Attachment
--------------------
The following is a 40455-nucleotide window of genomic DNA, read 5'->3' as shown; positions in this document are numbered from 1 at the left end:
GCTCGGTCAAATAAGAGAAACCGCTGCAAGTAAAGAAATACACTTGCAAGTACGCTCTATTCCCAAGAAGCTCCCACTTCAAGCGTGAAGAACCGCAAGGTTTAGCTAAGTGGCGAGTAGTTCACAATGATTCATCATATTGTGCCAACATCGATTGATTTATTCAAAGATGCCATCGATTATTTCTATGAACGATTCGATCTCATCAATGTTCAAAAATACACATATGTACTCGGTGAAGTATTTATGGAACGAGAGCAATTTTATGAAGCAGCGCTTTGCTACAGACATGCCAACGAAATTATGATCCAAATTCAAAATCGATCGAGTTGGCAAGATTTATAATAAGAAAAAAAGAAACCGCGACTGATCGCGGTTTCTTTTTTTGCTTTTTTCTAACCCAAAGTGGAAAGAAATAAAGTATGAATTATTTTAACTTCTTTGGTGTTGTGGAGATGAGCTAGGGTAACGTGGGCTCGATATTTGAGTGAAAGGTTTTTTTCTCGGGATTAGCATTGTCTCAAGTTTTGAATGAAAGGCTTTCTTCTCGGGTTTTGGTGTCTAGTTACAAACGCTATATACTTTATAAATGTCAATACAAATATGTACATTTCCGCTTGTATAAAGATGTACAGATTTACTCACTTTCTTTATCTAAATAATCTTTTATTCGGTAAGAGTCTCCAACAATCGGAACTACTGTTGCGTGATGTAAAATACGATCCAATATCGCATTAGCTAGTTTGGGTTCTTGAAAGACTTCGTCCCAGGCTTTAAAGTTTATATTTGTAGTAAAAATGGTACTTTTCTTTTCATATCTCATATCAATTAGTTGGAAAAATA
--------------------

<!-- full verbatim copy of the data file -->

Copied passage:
The following is a 40455-nucleotide window of genomic DNA, read 5'->3' as shown; positions in this document are numbered from 1 at the left end:
GCTCGGTCAAATAAGAGAAACCGCTGCAAGTAAAGAAATACACTTGCAAGTACGCTCTATTCCCAAGAAGCTCCCACTTCAAGCGTGAAGAACCGCAAGGTTTAGCTAAGTGGCGAGTAGTTCACAATGATTCATCATATTGTGCCAACATCGATTGATTTATTCAAAGATGCCATCGATTATTTCTATGAACGATTCGATCTCATCAATGTTCAAAAATACACATATGTACTCGGTGAAGTATTTATGGAACGAGAGCAATTTTATGAAGCAGCGCTTTGCTACAGACATGCCAACGAAATTATGATCCAAATTCAAAATCGATCGAGTTGGCAAGATTTATAATAAGAAAAAAAGAAACCGCGACTGATCGCGGTTTCTTTTTTTGCTTTTTTCTAACCCAAAGTGGAAAGAAATAAAGTATGAATTATTTTAACTTCTTTGGTGTTGTGGAGATGAGCTAGGGTAACGTGGGCTCGATATTTGAGTGAAAGGTTTTTTTCTCGGGATTAGCATTGTCTCAAGTTTTGAATGAAAGGCTTTCTTCTCGGGTTTTGGTGTCTAGTTACAAACGCTATATACTTTATAAATGTCAATACAAATATGTACATTTCCGCTTGTATAAAGATGTACAGATTTACTCACTTTCTTTATCTAAATAATCTTTTATTCGGTAAGAGTCTCCAACAATCGGAACTACTGTTGCGTGATGTAAAATACGATCCAATATCGCATTAGCTAGTTTGGGTTCTTGAAAGACTTCGTCCCAGGCTTTAAAGTTTATATTTGTAGTAAAAATGGTACTTTTCTTTTCATATCTCATATCAATTAGTTGGAAAAATA